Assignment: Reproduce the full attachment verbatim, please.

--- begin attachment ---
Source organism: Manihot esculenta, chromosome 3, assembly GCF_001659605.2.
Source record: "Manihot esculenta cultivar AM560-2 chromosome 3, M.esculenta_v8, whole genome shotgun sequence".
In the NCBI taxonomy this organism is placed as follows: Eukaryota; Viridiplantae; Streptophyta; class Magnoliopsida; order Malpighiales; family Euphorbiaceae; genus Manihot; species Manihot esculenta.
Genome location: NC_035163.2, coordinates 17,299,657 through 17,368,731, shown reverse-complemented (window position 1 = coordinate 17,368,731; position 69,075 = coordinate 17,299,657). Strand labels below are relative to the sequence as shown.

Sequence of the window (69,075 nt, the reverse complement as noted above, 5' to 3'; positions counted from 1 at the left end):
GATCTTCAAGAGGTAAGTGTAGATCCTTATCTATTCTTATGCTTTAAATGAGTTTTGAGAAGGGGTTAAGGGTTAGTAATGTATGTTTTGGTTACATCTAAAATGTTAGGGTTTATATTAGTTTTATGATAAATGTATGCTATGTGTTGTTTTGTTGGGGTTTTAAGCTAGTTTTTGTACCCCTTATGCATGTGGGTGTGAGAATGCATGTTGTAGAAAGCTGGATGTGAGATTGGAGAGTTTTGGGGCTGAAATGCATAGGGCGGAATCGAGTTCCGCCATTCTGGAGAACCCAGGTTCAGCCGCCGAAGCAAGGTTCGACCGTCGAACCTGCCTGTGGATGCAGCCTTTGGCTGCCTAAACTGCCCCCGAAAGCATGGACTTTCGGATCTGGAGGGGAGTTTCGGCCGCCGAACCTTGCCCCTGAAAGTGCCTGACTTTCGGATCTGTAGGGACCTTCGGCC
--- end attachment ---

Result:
Source organism: Manihot esculenta, chromosome 3, assembly GCF_001659605.2.
Source record: "Manihot esculenta cultivar AM560-2 chromosome 3, M.esculenta_v8, whole genome shotgun sequence".
In the NCBI taxonomy this organism is placed as follows: Eukaryota; Viridiplantae; Streptophyta; class Magnoliopsida; order Malpighiales; family Euphorbiaceae; genus Manihot; species Manihot esculenta.
Genome location: NC_035163.2, coordinates 17,299,657 through 17,368,731, shown reverse-complemented (window position 1 = coordinate 17,368,731; position 69,075 = coordinate 17,299,657). Strand labels below are relative to the sequence as shown.

Sequence of the window (69,075 nt, the reverse complement as noted above, 5' to 3'; positions counted from 1 at the left end):
GATCTTCAAGAGGTAAGTGTAGATCCTTATCTATTCTTATGCTTTAAATGAGTTTTGAGAAGGGGTTAAGGGTTAGTAATGTATGTTTTGGTTACATCTAAAATGTTAGGGTTTATATTAGTTTTATGATAAATGTATGCTATGTGTTGTTTTGTTGGGGTTTTAAGCTAGTTTTTGTACCCCTTATGCATGTGGGTGTGAGAATGCATGTTGTAGAAAGCTGGATGTGAGATTGGAGAGTTTTGGGGCTGAAATGCATAGGGCGGAATCGAGTTCCGCCATTCTGGAGAACCCAGGTTCAGCCGCCGAAGCAAGGTTCGACCGTCGAACCTGCCTGTGGATGCAGCCTTTGGCTGCCTAAACTGCCCCCGAAAGCATGGACTTTCGGATCTGGAGGGGAGTTTCGGCCGCCGAACCTTGCCCCTGAAAGTGCCTGACTTTCGGATCTGTAGGGACCTTCGGCC